Sunday, February 11, 2007

Icesurfing in Southampton

This weekend I was lucky to try ice sailing, aka ice windsurfing, aka.. icesurfing for the first time. Jon Ford e-mailed Michael and I to meet up on Saturday at Cold Spring Pond in Southampton, NY, promising some of the best ice he'd ever seen. I wasn't sure what to expect, picturing large sit-down ice boats like you'd find at the Lake Ronkonkoma Ice Boat and Yacht Club or the South Bay Scooter Club (some of those boats look beautiful). While I'm sure that would have been fun, I was stoked to see that we'd basically be windsurfing on ice.


The first difference between icesurfing and windsurfing is that ice is stable. Gliding along slick ice requires much less balance and concentration when compared to the rocking and rolling swells of the ocean or Napeague Bay on NE winds. Most of my attention was able to go to the rig -- a light and easy 5.2. With only a 10 mph breeze, we were able to coast through tacks and scream though jibes.

Too much speed on hard ice was, of course, a concern. Generally, I could sense when a fall was coming, and simply placed a foot on the ice and lowered my center of gravity to regain balance, and sometimes even hopped back on. I had a couple slips and none-too-pretty crashes, but no bruises or anything afterwards (helmut always on, regardless). The trick for controlling speed and slowing down, I learned, was to backwind the sail. Following Michael's lead, I was soon backwinding through tacks, and doing helitacks. With the stable ice and small sail, it was inviting to freestyle and experiment.

Unfortunately I managed to break the bolt on the rear truck of Jon's Icesurfing board on my very first run, which put his board out for repairs for at least an hour (sorry Jon!!). I probably should have started with the Go board of the fleet, John's Icesurfer. This broad and stable beauty had no moving parts for me to break, and provided a good platform to build up confidence... and speed. I probably hit at least 30 mph on a couple downwinders.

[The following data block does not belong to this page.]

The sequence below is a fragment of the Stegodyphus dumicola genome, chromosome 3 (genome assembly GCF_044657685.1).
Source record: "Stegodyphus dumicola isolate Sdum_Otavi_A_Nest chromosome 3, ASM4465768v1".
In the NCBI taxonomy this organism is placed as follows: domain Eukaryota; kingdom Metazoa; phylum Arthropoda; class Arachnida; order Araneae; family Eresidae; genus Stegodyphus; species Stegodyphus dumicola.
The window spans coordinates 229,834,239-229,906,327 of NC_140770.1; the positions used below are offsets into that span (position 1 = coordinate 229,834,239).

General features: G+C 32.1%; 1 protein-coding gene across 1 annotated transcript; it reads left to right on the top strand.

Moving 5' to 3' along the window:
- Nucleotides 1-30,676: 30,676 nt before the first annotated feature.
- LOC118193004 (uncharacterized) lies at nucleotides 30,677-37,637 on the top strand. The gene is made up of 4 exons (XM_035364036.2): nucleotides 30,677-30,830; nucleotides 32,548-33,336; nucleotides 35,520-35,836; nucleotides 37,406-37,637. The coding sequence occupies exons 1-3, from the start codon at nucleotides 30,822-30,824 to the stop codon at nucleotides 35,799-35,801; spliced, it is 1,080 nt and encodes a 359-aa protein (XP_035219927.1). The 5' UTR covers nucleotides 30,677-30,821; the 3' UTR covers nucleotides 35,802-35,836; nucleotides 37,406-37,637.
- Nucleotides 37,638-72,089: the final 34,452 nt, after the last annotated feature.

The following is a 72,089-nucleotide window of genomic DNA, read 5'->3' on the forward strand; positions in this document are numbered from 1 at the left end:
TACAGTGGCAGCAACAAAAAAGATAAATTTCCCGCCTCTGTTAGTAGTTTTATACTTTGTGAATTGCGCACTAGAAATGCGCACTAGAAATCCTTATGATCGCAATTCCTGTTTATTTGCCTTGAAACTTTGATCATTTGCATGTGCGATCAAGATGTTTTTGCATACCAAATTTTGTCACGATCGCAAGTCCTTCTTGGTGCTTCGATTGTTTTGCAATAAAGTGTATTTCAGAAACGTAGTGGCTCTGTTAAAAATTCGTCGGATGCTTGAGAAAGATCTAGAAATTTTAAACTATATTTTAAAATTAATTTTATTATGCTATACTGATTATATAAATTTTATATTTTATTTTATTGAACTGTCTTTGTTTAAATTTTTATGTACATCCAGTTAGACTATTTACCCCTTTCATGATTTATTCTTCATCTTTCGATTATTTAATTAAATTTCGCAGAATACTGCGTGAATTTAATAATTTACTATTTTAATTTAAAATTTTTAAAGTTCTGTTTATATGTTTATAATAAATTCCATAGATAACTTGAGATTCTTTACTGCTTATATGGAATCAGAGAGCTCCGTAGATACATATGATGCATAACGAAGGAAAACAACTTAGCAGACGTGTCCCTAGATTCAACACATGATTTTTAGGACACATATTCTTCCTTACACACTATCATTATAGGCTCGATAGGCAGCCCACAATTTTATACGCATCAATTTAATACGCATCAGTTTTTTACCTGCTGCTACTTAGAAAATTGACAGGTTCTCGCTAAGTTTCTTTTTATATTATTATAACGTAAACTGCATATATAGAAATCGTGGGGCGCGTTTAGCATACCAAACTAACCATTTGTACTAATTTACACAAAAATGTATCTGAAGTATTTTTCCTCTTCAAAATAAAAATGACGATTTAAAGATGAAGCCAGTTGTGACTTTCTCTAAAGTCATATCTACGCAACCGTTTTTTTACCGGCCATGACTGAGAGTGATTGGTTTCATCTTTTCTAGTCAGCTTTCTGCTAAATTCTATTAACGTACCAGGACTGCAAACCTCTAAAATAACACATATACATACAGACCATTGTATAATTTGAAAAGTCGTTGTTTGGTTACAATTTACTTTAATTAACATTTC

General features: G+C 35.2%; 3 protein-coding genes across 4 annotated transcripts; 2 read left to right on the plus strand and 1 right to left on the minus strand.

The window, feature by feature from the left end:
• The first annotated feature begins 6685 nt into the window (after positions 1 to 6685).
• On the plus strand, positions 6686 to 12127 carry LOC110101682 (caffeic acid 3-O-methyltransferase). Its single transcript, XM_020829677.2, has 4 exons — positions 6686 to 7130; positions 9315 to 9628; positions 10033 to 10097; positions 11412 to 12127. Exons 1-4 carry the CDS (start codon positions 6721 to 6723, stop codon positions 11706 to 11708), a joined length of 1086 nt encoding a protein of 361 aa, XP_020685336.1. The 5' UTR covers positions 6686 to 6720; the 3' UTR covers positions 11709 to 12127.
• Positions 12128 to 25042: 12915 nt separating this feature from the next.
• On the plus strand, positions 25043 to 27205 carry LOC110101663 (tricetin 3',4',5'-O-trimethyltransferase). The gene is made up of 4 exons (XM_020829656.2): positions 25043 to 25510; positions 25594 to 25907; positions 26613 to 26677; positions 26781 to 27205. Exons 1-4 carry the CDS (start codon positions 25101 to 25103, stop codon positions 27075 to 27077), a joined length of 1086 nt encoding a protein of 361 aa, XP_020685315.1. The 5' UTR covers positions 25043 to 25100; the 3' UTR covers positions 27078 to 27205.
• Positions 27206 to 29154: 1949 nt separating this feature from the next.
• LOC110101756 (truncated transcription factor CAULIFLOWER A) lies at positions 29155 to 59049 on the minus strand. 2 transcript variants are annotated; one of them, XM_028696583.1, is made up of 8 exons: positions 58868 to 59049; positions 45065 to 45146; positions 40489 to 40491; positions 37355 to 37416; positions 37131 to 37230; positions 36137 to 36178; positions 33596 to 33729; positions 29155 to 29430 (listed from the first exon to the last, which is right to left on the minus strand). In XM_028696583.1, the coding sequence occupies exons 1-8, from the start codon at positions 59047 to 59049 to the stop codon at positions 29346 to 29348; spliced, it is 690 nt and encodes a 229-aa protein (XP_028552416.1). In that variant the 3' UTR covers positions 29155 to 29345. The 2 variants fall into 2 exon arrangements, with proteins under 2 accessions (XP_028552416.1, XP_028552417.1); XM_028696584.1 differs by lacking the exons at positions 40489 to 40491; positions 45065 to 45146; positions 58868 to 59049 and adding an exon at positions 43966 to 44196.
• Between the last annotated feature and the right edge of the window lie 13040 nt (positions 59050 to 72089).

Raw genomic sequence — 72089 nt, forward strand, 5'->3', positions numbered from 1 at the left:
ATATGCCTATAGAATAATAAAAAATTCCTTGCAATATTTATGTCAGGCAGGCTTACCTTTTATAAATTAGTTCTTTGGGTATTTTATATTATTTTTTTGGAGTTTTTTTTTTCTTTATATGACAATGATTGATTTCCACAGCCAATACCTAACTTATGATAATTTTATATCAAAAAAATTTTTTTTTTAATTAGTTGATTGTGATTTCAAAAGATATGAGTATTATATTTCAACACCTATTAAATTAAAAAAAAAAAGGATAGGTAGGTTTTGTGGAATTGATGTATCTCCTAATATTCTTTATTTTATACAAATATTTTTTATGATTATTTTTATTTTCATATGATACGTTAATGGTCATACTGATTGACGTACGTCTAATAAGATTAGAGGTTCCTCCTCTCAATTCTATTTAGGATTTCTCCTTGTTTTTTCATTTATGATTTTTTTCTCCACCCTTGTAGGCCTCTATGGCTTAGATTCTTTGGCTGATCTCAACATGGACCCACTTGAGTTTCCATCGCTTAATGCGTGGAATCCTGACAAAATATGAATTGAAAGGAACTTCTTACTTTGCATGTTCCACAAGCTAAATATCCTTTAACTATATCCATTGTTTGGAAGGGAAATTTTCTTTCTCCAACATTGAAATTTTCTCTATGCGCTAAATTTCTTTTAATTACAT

My favorite of the three was John's custom iceboard, pictured right with C.D. on it (notice his big icesurfing grin). It's basically a skateboard on steel blades, and as long as the blades were sharp, you could carve some pretty good turns. I'm going to try and make one of these for myself even though the next chance for good ice may not be till next winter (unless we get real cold again for a stretch in March). I may have to get a skateboard from Flying Point Surf and Sport (who were cool to offer a spare truck for Jon's board), to hold me over till then.

Sunday was also a beautiful day, and when the breeze picked up in the early afternoon, instead of updating the blog I threw my sailing gear and old ice skates in the van and headed back to Cold Spring Pond. I thought I'd try to some wind skating at the very least. My brother Keith joined me, and in no time the breezes also brought John, Scott and C.D. for another round. Keith and I practiced with John's training kite, which on gusts would pull me along on my skates. I snapped some more action photos and video over the two days, which you'll find on this Flickr Icesurfing Set and YouTube channel. You'll find big icesurfing grins in many of those shots. Many thanks to Jon and John for making those grins possible!

Videos:
* Icesurfing in Maine
* Icesurfing lunchbreak on Winnecunnet Pond in MA - helmutcam
* Icesurfing Superbowl Sunday on Snipatuit Pond in MA - helmutcam
* Lake Ronkonkoma Icesurfer - mastcam (listen to why it's called the 'shopping cart')

Pictures:
* Flickr Snow and Ice Sailing Group
* An Icesurfer at Lake Ronkonkoma
* Another at Lake Ronkonkoma
* Klicker's modern Icesurfer

Snow and Ice Sailing Resources:
* World Ice and Snow Sailing Association :: Winter Sailing is Cool!
* Windsurfing Magazine Snow/Ice Sailing Links
* Ice Awls

1 comment:

Michael said...

Dude just don't fall, I imagine the ice is not as soft as water :-)

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